When was the last time students came running into the classroom like Bilbo Baggins getting ready for an adventure?? When was the last time YOU came to work like that?
Then there is this passage from the best novel ever....
Gandalf: I am looking for someone to share in an adventure that I am arranging, and it's very difficult to find anyone.
Bilbo Baggins: I should think so - in these parts! We are plain quiet folks and have no use for adventures. Nasty disturbing uncomfortable things! Make you late for dinner!
Thanks to Jennie Mageria for reminding me of that passage as she opened her keynote speech at #NCTIES17
I thought about this and reviewed my notes from the conference as I helped plan the June Twitter chat on Design Thinking. A big part of the Design Thinking mindset focuses on learning from failure. In her opening keynote, Jennie Mageria reminded us to turn your FAIL (First Attempt In Learning) into SAIL (Subsequent Attempts In Learning.) ,,but first you have to find your team of adventurers AND a way in.
In The Hobbit, notably a powerful example of a piece of literature that can teach about the power of having a growth mindset, Bilbo and the dwarves always manage to find a way in. A hidden door, a crack...whatever. As educators, we understand the importance of finding that way in. A way in is a place to get your foot in the door: take it where you find it. Build those relationships with the students you teach. Find out what makes them tick.
To get students to learn, you have to get students.
Also as I was looking for Design Thinking resources to share with teachers in my district, I came across this video. I knew I had to share it here so I could dig a little deeper into its power. Take a few minutes and watch it.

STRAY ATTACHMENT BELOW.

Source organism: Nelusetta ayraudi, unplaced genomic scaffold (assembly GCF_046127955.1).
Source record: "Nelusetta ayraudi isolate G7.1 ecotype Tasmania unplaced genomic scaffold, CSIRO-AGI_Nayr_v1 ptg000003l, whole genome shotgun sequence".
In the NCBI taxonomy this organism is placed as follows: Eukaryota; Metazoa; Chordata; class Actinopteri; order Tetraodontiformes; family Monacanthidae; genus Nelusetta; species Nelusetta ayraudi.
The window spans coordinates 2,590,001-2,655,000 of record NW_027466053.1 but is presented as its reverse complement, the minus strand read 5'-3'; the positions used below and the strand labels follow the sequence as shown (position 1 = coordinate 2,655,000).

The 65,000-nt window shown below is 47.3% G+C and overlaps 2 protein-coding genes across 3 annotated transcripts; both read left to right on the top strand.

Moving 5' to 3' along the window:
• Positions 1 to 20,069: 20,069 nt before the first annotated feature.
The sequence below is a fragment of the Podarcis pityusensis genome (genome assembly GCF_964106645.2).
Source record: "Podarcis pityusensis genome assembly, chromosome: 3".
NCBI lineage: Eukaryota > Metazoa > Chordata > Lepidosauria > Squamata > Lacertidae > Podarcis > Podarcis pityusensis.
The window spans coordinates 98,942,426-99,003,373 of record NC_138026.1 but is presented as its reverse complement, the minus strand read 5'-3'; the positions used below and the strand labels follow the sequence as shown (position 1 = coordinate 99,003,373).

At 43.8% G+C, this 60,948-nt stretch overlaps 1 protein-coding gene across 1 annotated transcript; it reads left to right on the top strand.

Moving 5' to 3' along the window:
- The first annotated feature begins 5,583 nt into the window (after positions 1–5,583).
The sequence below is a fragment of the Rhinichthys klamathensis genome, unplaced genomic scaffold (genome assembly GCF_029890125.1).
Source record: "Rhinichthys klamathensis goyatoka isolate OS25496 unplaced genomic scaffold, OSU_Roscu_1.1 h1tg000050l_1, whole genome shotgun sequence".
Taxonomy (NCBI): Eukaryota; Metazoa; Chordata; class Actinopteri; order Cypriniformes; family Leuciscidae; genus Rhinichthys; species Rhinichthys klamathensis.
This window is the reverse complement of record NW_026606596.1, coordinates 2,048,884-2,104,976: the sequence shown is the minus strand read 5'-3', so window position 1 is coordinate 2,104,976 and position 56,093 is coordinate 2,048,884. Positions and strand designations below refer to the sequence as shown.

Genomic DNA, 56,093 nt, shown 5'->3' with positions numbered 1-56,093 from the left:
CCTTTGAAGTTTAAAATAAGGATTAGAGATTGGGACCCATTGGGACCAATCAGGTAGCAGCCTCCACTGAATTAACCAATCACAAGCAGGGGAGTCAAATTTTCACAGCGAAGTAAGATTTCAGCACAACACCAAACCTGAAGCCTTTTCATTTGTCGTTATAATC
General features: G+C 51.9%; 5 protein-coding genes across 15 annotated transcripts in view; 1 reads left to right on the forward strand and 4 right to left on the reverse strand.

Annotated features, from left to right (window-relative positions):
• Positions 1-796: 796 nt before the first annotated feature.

In Five Rules of Design Thinking to Reach All Students, Michael Roush makes a compelling argument that resonates with so many educators always looking for that way in!
1 Teach like you are Banksy (read the rule book - then rip it up)
Rules are guidelines (in most cases) and need to be adjusted for certain situations. Every learner is unique. What works for one or two definitely won't work for all. Bend the rules, don't break the students.
2 Teach like you are Leonardo DaVinci (be curious about everything - never stop trying to make things better)
For me, the point about not making students pick art or academics hit close to home. I watched my children have to do this and was powerless to fix it. This needs to stop. Leonardo DaVinci is a GREAT example to support this small change in practice.
3 Teach like you are Chanel (strive for beauty and elegance, but understand that those things will be different for everyone)
We all bring our own background music to learning. We need to remember this and create spaces where our students can share their background music comfortably and appreciate each others'. Strive to find some morsel of beauty in everything.
4 Teach like you are Brunel (planning is important, but imagination is what makes the extraordinary possible)
You can't do what you've always done! If you go by yesterday's rules and guidelines, then there is no room for growth. Learn from mistakes and failures and modify the rules as the situations change.
5 - Don't blame the lettuce. If the lettuce doesn't grow well, you don't blame the lettuce.
This is my favorite! How often have we heard folks "blame the lettuce"? Be optimistic about EVERY student! Help students find their strengths and bring out the strengths in others. Through their eyes, try to see your own strengths AND weaknesses.
What steps will you take to find a way in as you plan for the new school year?